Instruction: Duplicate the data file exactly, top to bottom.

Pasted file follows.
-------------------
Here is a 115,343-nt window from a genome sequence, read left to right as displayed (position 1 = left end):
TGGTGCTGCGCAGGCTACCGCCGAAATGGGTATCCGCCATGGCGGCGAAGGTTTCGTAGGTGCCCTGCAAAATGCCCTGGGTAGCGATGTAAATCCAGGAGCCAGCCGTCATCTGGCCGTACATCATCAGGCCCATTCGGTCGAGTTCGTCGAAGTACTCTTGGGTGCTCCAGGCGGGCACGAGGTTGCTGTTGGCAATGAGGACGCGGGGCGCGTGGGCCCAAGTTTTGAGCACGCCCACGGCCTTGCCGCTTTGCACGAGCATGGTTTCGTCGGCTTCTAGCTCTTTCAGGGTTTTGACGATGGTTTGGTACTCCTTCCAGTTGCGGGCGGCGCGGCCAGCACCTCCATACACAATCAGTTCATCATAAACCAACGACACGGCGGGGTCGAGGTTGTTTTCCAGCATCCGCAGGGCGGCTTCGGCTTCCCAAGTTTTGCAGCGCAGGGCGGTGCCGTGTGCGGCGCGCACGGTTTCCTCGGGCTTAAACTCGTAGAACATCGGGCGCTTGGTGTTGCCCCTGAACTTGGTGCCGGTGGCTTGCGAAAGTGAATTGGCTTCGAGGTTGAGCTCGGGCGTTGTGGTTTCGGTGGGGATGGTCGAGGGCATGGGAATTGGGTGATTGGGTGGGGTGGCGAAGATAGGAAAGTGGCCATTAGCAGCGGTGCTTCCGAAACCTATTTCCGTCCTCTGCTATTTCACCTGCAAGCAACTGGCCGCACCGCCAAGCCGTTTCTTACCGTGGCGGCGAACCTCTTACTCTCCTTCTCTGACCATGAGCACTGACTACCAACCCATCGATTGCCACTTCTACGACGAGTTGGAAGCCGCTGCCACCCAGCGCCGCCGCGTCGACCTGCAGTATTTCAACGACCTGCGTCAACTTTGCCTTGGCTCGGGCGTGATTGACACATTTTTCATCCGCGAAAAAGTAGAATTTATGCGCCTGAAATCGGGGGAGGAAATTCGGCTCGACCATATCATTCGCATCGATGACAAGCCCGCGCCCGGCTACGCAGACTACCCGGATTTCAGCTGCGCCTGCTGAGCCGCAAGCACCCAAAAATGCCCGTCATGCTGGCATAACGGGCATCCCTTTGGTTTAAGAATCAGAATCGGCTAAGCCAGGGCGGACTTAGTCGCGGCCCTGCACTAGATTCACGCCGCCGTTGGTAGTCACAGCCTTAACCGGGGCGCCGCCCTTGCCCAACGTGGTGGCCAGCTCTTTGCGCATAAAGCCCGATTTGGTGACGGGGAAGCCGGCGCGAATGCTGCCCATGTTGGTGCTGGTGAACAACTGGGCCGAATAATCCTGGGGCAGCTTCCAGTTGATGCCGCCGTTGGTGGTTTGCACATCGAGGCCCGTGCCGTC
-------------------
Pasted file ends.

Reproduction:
Here is a 115,343-nt window from a genome sequence, read left to right as displayed (position 1 = left end):
TGGTGCTGCGCAGGCTACCGCCGAAATGGGTATCCGCCATGGCGGCGAAGGTTTCGTAGGTGCCCTGCAAAATGCCCTGGGTAGCGATGTAAATCCAGGAGCCAGCCGTCATCTGGCCGTACATCATCAGGCCCATTCGGTCGAGTTCGTCGAAGTACTCTTGGGTGCTCCAGGCGGGCACGAGGTTGCTGTTGGCAATGAGGACGCGGGGCGCGTGGGCCCAAGTTTTGAGCACGCCCACGGCCTTGCCGCTTTGCACGAGCATGGTTTCGTCGGCTTCTAGCTCTTTCAGGGTTTTGACGATGGTTTGGTACTCCTTCCAGTTGCGGGCGGCGCGGCCAGCACCTCCATACACAATCAGTTCATCATAAACCAACGACACGGCGGGGTCGAGGTTGTTTTCCAGCATCCGCAGGGCGGCTTCGGCTTCCCAAGTTTTGCAGCGCAGGGCGGTGCCGTGTGCGGCGCGCACGGTTTCCTCGGGCTTAAACTCGTAGAACATCGGGCGCTTGGTGTTGCCCCTGAACTTGGTGCCGGTGGCTTGCGAAAGTGAATTGGCTTCGAGGTTGAGCTCGGGCGTTGTGGTTTCGGTGGGGATGGTCGAGGGCATGGGAATTGGGTGATTGGGTGGGGTGGCGAAGATAGGAAAGTGGCCATTAGCAGCGGTGCTTCCGAAACCTATTTCCGTCCTCTGCTATTTCACCTGCAAGCAACTGGCCGCACCGCCAAGCCGTTTCTTACCGTGGCGGCGAACCTCTTACTCTCCTTCTCTGACCATGAGCACTGACTACCAACCCATCGATTGCCACTTCTACGACGAGTTGGAAGCCGCTGCCACCCAGCGCCGCCGCGTCGACCTGCAGTATTTCAACGACCTGCGTCAACTTTGCCTTGGCTCGGGCGTGATTGACACATTTTTCATCCGCGAAAAAGTAGAATTTATGCGCCTGAAATCGGGGGAGGAAATTCGGCTCGACCATATCATTCGCATCGATGACAAGCCCGCGCCCGGCTACGCAGACTACCCGGATTTCAGCTGCGCCTGCTGAGCCGCAAGCACCCAAAAATGCCCGTCATGCTGGCATAACGGGCATCCCTTTGGTTTAAGAATCAGAATCGGCTAAGCCAGGGCGGACTTAGTCGCGGCCCTGCACTAGATTCACGCCGCCGTTGGTAGTCACAGCCTTAACCGGGGCGCCGCCCTTGCCCAACGTGGTGGCCAGCTCTTTGCGCATAAAGCCCGATTTGGTGACGGGGAAGCCGGCGCGAATGCTGCCCATGTTGGTGCTGGTGAACAACTGGGCCGAATAATCCTGGGGCAGCTTCCAGTTGATGCCGCCGTTGGTGGTTTGCACATCGAGGCCCGTGCCGTC